COVID-19 Virginia Community Resources

COVID-19 is rapidly changing the world. Adapting is difficult, but we will get through this by working together and supporting one another. 


Below are some resources to enable you to help and support your community in this unprecedented era of quarantines and social distancing.

Protecting and Supporting Those Most at Risk

One of the most important things experts say you can do right now if you are younger and healthy is to donate blood. With blood drives canceled nationwide due to COVID-19, there is now a severe national shortage of blood at a time virus patients are set to overburden our hospitals. You can set up an appointment to donate blood on the Red Cross’s website and help ease the burden placed on our healthcare workers. 

It is also vital to practice social distancing to reduce transmission of the virus to vulnerable populations. In order to ensure that the most vulnerable individuals can maximize the time they spend at home, it is also essential that you stock up on supplies without giving in to the urge to panic buy


Our healthcare workers are on the frontlines against this virus, which means they are the most likely to contract it. The federal government failed to provide them with the equipment they need to protect themselves, so we must step up as a community to help them. If you or your business have any gloves, gowns, masks, or other vital equipment, please donate it to healthcare workers. 

If you know how to sew, consider making masks for healthcare workers, using this tutorial created by JoAnn Fabric and Craft Stores. You can call a local area hospital to ask how to donate them.

Mitigating the Pandemic’s Financial and Emotional Impact

Restaurants and Hospitality Workers 

The food service industry is one of the hardest hit by COVID-19 and social distancing. Seating and dining areas are closed, leaving a lot of wait staff essentially unemployed. Many restaurants are simply closed for the foreseeable future and others are doing carry out or delivery only.

It is still safe to eat food from restaurants, as health inspections have continued, even if eating in dining rooms is not advisable. So, go ahead and order delivery or takeout if it fits in your budget! It means you don’t have to go to the store for another day, and you’ll be helping local restaurants.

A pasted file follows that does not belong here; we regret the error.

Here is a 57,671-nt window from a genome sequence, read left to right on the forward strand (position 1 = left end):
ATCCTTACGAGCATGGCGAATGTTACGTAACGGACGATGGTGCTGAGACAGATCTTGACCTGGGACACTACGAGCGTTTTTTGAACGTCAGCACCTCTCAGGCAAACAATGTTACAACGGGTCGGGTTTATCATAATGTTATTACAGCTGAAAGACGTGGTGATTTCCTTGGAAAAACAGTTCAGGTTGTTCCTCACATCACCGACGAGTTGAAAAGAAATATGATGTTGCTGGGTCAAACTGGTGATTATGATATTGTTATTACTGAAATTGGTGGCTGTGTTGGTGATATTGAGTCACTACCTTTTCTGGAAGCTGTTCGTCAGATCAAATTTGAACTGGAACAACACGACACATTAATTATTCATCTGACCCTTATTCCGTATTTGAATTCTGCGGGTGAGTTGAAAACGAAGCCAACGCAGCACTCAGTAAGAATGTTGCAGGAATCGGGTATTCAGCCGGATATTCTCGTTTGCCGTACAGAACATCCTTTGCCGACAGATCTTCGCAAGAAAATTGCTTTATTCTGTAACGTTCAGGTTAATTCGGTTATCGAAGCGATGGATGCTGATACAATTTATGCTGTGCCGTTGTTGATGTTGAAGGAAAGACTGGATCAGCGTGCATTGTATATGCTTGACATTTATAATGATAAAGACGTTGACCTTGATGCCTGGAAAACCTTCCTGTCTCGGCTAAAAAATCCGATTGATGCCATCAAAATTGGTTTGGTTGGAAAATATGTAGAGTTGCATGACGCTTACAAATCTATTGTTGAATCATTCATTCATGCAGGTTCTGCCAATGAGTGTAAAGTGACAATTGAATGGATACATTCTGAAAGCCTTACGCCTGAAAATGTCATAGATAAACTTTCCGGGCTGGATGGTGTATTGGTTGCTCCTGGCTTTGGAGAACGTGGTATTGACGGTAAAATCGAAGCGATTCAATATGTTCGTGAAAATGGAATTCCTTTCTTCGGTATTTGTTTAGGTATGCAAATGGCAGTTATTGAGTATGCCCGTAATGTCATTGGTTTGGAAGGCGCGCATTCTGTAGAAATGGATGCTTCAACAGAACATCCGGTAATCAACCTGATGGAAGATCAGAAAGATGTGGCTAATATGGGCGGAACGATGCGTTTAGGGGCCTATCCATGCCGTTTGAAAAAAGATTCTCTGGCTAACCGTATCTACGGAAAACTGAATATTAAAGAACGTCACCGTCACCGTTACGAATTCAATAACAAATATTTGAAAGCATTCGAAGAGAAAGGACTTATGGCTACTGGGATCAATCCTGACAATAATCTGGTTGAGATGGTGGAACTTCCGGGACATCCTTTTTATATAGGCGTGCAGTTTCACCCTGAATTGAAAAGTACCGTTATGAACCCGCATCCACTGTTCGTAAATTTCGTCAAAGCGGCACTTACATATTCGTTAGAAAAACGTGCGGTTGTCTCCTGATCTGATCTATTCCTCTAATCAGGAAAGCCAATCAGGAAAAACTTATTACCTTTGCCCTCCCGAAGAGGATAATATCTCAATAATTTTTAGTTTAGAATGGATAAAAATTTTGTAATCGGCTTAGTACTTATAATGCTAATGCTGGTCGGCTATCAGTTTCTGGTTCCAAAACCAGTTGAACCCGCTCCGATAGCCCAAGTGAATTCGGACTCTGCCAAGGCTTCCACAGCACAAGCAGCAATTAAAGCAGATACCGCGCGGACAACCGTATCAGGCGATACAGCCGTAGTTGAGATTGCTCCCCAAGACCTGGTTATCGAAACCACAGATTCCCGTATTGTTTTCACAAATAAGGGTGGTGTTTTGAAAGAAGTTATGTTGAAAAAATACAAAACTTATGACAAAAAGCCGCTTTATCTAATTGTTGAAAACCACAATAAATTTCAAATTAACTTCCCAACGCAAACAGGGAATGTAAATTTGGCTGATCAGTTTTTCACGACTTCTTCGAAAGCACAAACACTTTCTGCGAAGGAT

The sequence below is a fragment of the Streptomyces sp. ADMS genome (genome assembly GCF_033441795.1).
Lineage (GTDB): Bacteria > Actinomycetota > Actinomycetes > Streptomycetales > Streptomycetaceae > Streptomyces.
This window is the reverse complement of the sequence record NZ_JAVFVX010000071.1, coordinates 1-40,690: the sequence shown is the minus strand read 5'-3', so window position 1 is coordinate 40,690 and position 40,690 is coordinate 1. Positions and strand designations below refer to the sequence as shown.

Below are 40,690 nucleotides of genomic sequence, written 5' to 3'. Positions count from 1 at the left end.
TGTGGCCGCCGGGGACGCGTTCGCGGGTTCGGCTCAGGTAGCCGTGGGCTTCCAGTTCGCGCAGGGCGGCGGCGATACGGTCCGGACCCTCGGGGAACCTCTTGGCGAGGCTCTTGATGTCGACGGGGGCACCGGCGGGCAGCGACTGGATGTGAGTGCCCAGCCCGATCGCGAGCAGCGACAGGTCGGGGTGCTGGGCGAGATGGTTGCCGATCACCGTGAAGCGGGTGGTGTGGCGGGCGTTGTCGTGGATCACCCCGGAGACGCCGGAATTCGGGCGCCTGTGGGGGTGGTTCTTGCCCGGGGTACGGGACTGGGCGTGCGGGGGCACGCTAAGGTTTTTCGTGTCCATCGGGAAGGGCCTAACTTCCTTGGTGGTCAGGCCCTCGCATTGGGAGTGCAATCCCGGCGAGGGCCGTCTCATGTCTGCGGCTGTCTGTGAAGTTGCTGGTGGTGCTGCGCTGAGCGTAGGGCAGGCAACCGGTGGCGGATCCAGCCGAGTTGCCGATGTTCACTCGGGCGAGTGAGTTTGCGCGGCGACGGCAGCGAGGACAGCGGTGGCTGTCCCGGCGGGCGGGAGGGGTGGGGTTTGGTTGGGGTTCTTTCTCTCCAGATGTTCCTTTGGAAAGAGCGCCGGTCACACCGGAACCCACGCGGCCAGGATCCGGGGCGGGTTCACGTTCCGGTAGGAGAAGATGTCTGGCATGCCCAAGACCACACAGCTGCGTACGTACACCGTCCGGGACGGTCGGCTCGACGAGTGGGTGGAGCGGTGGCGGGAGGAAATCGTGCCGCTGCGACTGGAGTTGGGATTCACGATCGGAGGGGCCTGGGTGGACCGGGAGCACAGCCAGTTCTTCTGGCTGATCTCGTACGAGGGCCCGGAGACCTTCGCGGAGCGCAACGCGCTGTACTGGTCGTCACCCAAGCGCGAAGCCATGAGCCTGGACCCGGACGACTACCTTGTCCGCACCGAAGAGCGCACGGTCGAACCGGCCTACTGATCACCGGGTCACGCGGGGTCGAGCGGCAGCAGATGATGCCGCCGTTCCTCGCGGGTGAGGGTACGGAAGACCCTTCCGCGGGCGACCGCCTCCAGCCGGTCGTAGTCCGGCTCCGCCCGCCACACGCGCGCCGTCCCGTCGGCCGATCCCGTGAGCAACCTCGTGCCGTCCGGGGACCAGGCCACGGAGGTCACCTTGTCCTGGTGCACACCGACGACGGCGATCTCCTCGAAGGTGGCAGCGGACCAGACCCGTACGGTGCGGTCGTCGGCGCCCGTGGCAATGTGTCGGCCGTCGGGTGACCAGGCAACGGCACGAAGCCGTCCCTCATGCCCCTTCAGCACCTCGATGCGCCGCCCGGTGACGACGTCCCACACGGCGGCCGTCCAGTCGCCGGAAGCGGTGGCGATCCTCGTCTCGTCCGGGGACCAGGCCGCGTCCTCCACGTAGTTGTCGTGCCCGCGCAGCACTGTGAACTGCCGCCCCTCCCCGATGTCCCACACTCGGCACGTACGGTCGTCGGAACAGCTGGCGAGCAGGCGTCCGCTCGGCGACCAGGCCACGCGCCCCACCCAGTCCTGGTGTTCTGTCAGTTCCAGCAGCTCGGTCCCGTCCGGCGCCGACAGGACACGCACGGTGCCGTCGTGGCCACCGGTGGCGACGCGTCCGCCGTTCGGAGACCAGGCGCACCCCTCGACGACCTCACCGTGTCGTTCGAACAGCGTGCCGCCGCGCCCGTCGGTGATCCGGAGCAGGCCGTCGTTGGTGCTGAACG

We’ve compiled ways you can help local restaurants and support local hospitality workers, as well as resources for restaurant owners, employees, and other hospitality workers. 

Small Business Resources 

It’s not just restaurants; this pandemic hit many small businesses in our communities particularly hard. If you have a favorite local small business, see if they sell gift cards so you can support them during this crisis. 

If you own a small business, you may be able to access government relief in the form of loans or other assistance. The US Small Business Administration is granting loans of up to $2 million to individual businesses in order to mitigate the financial impact of COVID-19. You can apply for an SBA loan here.

There are also resources available specifically for small businesses in Virginia. You can check the National Federation of Independent Businesses’ website for the most recent COVID-19 updates for Virginia small businesses. Their website contains information about tax deferments and loan applications, as well as the impact and implications of government directives on COVID-19 as they pertain to small businesses. 

Finally, the federal government issued interim guidance for small businesses during COVID-19 that may be helpful to you moving forward during this crisis. 


This crisis is going to affect every person in our Commonwealth. As layoffs mount, and more people become sick or need to care for children forced to stay home from school, many of us will become unable to continue to work normally and provide for our families. The government extended some benefits in order to mitigate the devastating economic impact of the current situation. 

If you are no longer working due COVID-19, you may qualify to apply for unemployment benefits. Due to the changes in federal unemployment guidelines, you may qualify for unemployment if you are no longer working, even if you have not technically lost your job. 

If you think you may qualify, but aren’t sure, go ahead and apply! 

Many people now qualify for paid leave under Congress’s new COVID-19 relief package, the Families First Act. We’ve analyzed the relief package for you, so you can see whether or not you qualify for paid leave.